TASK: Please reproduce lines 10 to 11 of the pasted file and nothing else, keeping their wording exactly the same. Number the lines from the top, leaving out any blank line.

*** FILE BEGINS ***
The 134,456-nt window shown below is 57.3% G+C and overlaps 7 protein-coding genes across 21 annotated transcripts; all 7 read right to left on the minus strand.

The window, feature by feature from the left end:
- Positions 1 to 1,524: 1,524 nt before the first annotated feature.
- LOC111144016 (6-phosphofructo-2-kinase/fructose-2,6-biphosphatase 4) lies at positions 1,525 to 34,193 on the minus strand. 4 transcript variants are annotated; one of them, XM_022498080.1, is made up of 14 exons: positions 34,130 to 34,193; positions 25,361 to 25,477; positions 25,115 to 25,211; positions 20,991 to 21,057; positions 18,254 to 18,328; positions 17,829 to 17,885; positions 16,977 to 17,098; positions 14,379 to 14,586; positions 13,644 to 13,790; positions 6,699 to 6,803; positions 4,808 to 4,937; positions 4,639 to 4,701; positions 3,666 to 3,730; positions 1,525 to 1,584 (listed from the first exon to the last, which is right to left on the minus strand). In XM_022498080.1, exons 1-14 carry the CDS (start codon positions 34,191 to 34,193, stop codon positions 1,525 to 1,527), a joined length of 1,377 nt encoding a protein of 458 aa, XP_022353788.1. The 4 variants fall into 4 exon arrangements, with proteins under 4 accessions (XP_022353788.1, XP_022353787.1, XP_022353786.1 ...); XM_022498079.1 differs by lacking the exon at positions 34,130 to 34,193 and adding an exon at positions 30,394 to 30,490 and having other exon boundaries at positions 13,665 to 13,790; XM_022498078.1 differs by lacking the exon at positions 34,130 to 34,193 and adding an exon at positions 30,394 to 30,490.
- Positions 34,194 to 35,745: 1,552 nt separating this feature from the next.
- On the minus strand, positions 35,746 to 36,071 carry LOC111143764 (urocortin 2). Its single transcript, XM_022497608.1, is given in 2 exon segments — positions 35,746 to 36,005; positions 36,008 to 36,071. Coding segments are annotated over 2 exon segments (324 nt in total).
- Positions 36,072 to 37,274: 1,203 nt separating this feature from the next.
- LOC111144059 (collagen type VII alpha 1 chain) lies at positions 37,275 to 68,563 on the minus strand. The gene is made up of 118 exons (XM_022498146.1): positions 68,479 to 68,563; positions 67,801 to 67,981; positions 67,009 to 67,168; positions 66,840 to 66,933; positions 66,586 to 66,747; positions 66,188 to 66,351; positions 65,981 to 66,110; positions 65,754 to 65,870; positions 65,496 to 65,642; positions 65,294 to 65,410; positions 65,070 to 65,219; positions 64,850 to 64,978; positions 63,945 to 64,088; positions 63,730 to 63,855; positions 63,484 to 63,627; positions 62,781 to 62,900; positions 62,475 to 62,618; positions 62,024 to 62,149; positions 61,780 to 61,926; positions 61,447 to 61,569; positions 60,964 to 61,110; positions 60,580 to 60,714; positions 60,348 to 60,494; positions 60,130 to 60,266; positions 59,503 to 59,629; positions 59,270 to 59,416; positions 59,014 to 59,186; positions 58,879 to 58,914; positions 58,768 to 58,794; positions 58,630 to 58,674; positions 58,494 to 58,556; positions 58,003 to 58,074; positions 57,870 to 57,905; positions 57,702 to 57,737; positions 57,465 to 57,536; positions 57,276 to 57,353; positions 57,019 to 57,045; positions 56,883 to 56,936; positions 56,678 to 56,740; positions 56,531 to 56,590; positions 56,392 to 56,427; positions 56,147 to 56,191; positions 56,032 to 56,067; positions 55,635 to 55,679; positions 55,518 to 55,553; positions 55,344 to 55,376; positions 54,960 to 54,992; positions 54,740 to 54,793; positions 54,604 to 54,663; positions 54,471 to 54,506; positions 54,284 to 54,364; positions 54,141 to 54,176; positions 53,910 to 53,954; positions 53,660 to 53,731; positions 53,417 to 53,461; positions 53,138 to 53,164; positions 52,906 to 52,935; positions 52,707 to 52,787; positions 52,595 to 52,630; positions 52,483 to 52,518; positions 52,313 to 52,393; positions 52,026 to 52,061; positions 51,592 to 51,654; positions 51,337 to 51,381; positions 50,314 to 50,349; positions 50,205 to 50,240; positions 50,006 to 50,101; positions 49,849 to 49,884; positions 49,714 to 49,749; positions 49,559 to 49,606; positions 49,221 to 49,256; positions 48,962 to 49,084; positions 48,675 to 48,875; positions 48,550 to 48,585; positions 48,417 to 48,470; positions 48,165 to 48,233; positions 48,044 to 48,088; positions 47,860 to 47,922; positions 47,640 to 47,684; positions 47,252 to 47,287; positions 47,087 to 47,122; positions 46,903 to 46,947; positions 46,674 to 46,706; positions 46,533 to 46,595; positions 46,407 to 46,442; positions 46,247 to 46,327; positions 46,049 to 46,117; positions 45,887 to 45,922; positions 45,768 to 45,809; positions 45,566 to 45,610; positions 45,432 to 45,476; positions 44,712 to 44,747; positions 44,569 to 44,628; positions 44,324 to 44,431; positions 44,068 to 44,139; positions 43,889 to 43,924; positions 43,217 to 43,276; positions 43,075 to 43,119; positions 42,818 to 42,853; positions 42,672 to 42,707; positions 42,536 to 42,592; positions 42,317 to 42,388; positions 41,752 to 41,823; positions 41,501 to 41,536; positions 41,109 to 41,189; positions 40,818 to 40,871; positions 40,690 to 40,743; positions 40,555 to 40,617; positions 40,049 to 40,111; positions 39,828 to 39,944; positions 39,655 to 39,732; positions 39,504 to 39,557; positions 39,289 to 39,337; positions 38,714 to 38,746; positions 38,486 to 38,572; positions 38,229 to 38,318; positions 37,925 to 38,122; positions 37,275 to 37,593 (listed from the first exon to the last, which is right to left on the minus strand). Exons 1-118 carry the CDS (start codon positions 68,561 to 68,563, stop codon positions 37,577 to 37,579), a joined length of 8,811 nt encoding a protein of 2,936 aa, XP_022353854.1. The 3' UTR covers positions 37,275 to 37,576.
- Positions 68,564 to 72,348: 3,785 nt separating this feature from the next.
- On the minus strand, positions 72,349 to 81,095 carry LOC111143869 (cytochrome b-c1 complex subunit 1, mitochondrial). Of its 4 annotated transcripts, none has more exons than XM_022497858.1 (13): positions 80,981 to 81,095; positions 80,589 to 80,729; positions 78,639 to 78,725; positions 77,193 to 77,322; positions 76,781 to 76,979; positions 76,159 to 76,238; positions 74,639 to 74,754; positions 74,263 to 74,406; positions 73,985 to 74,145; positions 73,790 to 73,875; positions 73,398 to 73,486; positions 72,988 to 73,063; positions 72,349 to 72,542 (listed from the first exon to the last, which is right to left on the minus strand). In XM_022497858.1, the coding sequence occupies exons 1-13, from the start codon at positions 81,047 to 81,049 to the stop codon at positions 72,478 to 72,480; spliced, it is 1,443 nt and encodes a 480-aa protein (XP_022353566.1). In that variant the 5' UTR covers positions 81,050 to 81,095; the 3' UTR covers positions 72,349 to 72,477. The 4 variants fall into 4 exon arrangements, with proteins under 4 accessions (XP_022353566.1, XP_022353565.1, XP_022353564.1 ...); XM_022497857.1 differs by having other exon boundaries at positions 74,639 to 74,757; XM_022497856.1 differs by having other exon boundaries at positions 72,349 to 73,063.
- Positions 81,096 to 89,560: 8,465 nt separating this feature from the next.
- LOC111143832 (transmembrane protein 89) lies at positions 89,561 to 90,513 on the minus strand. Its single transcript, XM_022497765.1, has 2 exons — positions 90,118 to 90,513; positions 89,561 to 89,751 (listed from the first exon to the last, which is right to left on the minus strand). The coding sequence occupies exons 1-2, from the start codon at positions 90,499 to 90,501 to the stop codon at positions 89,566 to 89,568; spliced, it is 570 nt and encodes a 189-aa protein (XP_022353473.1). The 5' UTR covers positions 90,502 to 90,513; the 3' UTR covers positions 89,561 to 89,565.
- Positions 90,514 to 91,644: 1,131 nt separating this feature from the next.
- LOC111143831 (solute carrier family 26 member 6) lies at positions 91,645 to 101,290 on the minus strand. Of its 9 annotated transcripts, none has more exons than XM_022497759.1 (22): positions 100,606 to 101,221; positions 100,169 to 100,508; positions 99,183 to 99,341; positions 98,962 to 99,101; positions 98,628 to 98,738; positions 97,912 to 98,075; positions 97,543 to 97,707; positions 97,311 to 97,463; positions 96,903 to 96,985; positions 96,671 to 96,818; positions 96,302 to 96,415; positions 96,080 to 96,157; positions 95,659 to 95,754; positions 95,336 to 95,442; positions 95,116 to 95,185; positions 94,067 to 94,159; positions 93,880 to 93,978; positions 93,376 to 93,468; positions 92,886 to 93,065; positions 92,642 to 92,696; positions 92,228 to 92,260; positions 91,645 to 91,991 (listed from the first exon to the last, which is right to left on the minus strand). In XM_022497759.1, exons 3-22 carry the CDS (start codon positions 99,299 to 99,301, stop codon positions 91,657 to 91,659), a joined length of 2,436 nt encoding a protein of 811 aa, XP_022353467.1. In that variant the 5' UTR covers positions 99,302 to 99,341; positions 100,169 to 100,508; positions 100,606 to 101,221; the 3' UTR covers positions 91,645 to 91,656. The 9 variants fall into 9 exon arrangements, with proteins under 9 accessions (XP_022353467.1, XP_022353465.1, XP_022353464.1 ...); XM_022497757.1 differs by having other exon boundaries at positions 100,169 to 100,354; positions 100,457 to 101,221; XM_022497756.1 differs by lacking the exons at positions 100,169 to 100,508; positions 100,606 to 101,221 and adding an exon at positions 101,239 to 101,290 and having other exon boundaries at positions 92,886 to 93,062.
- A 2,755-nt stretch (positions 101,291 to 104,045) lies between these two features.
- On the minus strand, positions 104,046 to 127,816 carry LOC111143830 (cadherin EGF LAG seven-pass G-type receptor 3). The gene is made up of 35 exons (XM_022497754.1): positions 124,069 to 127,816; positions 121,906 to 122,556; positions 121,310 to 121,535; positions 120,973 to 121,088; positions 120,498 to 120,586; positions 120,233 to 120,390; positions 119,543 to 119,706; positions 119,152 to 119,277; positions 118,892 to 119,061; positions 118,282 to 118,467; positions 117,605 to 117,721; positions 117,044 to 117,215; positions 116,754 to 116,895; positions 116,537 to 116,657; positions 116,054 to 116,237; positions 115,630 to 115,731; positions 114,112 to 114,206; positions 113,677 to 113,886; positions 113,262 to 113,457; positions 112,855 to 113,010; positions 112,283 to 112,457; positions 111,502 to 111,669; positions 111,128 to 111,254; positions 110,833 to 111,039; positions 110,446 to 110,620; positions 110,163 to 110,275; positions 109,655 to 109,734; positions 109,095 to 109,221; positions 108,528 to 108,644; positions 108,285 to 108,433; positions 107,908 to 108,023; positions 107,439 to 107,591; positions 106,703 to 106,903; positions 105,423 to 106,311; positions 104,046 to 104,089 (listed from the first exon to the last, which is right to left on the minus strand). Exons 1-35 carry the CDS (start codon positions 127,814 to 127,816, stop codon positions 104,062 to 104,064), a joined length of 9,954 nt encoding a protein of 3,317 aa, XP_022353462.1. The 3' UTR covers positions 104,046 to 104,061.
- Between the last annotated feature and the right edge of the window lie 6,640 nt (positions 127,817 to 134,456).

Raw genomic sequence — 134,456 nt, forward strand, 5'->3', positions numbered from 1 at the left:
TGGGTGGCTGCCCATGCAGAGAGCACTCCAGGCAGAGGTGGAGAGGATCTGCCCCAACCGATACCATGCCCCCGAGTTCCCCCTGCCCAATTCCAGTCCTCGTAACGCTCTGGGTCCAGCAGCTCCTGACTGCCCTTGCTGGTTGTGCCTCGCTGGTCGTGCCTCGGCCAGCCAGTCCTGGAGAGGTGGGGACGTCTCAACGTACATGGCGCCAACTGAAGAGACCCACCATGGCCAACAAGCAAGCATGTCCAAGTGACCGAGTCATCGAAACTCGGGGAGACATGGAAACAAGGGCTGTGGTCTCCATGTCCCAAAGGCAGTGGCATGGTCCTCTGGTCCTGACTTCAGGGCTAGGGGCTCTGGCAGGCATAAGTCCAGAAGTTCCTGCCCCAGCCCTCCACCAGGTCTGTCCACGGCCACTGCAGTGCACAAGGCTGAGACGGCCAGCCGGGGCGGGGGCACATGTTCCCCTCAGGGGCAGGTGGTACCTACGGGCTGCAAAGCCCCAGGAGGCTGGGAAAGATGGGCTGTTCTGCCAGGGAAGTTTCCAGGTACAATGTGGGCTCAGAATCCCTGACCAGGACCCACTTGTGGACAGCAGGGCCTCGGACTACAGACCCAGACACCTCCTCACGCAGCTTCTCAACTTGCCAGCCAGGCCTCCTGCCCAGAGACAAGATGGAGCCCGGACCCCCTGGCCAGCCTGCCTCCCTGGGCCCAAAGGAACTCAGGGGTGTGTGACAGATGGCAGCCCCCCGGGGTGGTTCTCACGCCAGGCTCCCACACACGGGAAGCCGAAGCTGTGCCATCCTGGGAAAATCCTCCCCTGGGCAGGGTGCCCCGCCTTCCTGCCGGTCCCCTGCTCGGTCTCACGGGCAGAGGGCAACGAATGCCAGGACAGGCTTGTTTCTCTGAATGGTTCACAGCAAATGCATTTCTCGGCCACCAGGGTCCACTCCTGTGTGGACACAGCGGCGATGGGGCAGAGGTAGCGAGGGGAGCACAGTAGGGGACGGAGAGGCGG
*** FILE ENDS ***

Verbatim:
- On the minus strand, positions 72,349 to 81,095 carry LOC111143869 (cytochrome b-c1 complex subunit 1, mitochondrial). Of its 4 annotated transcripts, none has more exons than XM_022497858.1 (13): positions 80,981 to 81,095; positions 80,589 to 80,729; positions 78,639 to 78,725; positions 77,193 to 77,322; positions 76,781 to 76,979; positions 76,159 to 76,238; positions 74,639 to 74,754; positions 74,263 to 74,406; positions 73,985 to 74,145; positions 73,790 to 73,875; positions 73,398 to 73,486; positions 72,988 to 73,063; positions 72,349 to 72,542 (listed from the first exon to the last, which is right to left on the minus strand). In XM_022497858.1, the coding sequence occupies exons 1-13, from the start codon at positions 81,047 to 81,049 to the stop codon at positions 72,478 to 72,480; spliced, it is 1,443 nt and encodes a 480-aa protein (XP_022353566.1). In that variant the 5' UTR covers positions 81,050 to 81,095; the 3' UTR covers positions 72,349 to 72,477. The 4 variants fall into 4 exon arrangements, with proteins under 4 accessions (XP_022353566.1, XP_022353565.1, XP_022353564.1 ...); XM_022497857.1 differs by having other exon boundaries at positions 74,639 to 74,757; XM_022497856.1 differs by having other exon boundaries at positions 72,349 to 73,063.
- Positions 81,096 to 89,560: 8,465 nt separating this feature from the next.